The Better Business Bureau’s Online Interest-Based Advertising Accountability Program (“the Accountability Program”) issued its first ever compliance warning on October 14, a move that is intended to clarify the obligations of websites where data are gathered for Online Behavioral Advertising (“OBA”) purposes. The result is that operators of such websites are now expected to ensure that consumers receive “enhanced notice” under the Principles, and cannot simply rely in all instances on third parties, such as ad networks, to bring the websites into compliance with the Principles by displaying such notice within OBA ads appearing on the operators’ websites. Failure to meet this requirement can result in an enforcement action by the Accountability Program beginning on January 1, 2014.
The Accountability Program’s compliance warning concludes its investigation into whether a number of websites were in compliance with the Digital Advertising Alliance (“DAA”) Self-Regulatory Principles for Online Behavioral Advertising (the “Principles”) as it relates to first-party obligations (that is, obligations for websites with whom the consumer is interacting, as opposed to ad networks and others, which are generally referred to as “third parties” in the Principles). According to the Accountability Program, a significant minority of website operators otherwise in compliance with the Principles were not providing “enhanced notice” on every web page where data is collected for interest-based advertising by third parties. (Although the warning focuses on compliance in the context of third-party collection of data for OBA, the requirements also apply in cases where a website operator collects data on its own webpage and transfers the data to a third party for use for OBA purposes on non-affiliate webpages.) This type of notice—in addition to the notice regarding delivery of interest-based advertisements that is commonly provided within the OBA ads themselves—is, according to the Accountability Program, also required by the OBA Principles, at least on those pages where data are collected for OBA purposes but where no such OBA ads bearing the enhanced notice appear.
According to the Accountability Program, many companies are “genuinely confused” about their first-party notice obligations under the principles. Hence the compliance warning, rather than a set of case decisions, which explains that the Transparency Principle of the OBA Principles requires websites to provide notice outside of their privacy policies whenever third parties collect a consumer’s browsing activity for OBA purposes. As the compliance warning puts it, the Transparency Principle “shines a light on interest-based advertising whenever and wherever it is occurring online.” This includes the collection of information regarding browsing activities by third parties for their use in interest-based advertising—not just the actual delivery of interest-based ads.
Simply put, this compliance warning makes clear that under the DAA’s OBA Principles, first parties have a responsibility to make sure that consumers are aware that OBA activities are occurring on the website, whether by third parties displaying it in or around OBA ads on the website, or on pages where OBA ads are not delivered, by the first party itself. Since the Accountability Program will start enforcing this requirement on January 1, 2014, websites that allow third parties to collect information for OBA purposes will need to have in place a separate notice mechanism.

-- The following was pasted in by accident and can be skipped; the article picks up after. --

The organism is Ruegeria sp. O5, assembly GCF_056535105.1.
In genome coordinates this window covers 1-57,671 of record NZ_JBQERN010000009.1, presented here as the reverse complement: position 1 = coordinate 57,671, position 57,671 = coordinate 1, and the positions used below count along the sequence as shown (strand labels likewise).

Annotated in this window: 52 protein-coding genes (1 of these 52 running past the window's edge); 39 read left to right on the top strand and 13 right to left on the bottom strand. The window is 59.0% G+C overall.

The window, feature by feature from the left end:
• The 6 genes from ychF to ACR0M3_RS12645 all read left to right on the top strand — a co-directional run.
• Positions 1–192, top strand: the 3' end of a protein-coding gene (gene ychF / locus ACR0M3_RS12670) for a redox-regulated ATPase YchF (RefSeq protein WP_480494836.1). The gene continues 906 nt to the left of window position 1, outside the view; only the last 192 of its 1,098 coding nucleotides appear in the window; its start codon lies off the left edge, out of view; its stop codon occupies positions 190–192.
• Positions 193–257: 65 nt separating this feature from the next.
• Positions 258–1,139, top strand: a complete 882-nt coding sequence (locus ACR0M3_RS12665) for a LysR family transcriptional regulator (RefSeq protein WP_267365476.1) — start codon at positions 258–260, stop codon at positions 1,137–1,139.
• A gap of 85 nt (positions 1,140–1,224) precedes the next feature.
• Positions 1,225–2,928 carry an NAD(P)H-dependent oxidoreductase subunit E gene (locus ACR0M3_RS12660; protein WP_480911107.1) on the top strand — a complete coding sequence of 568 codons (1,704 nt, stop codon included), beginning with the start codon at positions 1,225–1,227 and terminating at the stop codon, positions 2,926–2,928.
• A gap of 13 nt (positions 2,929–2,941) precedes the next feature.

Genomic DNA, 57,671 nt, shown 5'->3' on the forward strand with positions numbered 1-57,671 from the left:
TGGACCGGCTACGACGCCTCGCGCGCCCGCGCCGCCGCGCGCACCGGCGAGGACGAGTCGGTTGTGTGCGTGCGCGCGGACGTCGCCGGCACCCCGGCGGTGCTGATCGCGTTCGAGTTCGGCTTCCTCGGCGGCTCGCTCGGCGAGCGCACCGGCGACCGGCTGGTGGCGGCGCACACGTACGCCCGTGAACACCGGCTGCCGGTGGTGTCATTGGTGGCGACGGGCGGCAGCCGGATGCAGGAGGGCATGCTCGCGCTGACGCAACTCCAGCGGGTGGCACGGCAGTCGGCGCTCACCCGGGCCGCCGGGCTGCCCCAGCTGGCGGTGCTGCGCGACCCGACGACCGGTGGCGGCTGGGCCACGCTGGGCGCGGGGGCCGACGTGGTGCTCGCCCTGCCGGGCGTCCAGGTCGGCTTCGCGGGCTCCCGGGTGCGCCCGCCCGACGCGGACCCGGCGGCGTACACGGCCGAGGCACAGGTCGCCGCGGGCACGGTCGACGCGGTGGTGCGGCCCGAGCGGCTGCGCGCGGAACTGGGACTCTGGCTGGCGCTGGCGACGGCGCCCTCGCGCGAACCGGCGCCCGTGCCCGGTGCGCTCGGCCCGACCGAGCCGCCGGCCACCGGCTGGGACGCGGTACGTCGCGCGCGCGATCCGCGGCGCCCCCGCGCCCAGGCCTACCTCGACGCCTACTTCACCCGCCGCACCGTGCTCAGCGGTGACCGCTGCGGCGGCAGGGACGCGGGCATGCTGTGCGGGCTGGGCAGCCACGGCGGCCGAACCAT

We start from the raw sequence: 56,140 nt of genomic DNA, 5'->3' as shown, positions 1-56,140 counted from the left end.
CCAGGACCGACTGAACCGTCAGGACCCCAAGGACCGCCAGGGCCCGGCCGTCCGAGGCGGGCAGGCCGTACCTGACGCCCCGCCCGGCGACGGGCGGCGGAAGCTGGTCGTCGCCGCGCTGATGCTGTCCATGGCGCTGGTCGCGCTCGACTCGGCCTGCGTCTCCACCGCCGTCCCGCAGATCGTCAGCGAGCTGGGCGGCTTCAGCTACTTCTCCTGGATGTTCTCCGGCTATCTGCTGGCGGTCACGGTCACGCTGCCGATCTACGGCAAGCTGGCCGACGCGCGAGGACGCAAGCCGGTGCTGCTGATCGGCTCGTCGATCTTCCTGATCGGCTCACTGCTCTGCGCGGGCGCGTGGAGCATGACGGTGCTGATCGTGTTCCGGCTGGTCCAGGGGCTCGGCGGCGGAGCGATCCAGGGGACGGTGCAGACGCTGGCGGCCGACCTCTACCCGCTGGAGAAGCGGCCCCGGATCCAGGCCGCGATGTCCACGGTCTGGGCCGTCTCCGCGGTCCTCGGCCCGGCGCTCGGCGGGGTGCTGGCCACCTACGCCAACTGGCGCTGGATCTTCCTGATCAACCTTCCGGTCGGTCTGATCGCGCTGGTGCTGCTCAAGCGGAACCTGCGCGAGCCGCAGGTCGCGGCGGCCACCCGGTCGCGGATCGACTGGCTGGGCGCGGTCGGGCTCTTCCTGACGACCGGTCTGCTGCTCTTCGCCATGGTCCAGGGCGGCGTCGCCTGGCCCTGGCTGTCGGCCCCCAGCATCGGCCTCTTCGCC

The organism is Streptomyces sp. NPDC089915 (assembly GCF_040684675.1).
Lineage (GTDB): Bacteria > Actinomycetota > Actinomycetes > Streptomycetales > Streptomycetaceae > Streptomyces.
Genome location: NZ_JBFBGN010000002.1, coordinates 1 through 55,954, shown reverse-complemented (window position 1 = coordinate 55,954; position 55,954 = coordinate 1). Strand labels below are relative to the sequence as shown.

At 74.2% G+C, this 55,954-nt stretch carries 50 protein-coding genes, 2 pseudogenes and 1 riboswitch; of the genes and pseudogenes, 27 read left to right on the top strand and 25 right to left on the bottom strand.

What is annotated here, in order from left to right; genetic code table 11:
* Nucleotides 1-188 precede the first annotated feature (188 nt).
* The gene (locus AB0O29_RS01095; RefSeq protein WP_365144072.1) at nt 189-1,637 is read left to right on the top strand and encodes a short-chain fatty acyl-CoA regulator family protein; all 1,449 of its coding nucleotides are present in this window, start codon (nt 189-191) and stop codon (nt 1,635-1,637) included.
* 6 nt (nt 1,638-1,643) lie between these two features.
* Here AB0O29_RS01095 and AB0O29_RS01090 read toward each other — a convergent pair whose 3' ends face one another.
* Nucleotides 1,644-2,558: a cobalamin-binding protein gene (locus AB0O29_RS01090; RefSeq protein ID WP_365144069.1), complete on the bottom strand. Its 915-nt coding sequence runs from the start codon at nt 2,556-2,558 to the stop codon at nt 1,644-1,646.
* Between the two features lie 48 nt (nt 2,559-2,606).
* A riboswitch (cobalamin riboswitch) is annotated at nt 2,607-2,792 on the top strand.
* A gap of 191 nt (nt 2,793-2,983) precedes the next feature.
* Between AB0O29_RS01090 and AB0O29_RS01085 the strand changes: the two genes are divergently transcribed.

How to Comply
First parties can comply with this requirement by:
(2) takes the user to the first party’s disclosure of OBA activity, such as the specific portion of the first party’s website that addresses OBA activity; which itself must either:
(a) point to an industry-developed Web page such as the DAA’s Consumer Choice Page (e.g., www.aboutads.info/choices); or
(b) individually list all third parties engaged in OBA on the website, with links to the choice mechanisms regarding the collection and use of data for OBA for each applicable third party. (The new warning cautions that any website operator that chooses to individually list each third party collecting data for OBA on its website must provide an accurate, up-to-date and comprehensive list, which in practice requires sufficient technical and/or contractual safeguards to prevent unauthorized third parties from engaging in OBA collection.) Website operators that provide an individual list need to make sure that it is accurate and up-to-date, and that there are no unauthorized third parties engaging in OBA data their websites.
Website operators are now on notice that the DAA’s transparency and choice principles for OBA require more than enhanced notice for the delivery of OBA advertisements. According to the compliance warning, the only way a website operator could be in full compliance without providing the information described above is if OBA ads bearing in-ad notice are served on every page of the website where third parties are also collecting data for OBA—and, even then, those in-ad notices would have to provide information on all third parties collecting data on the website.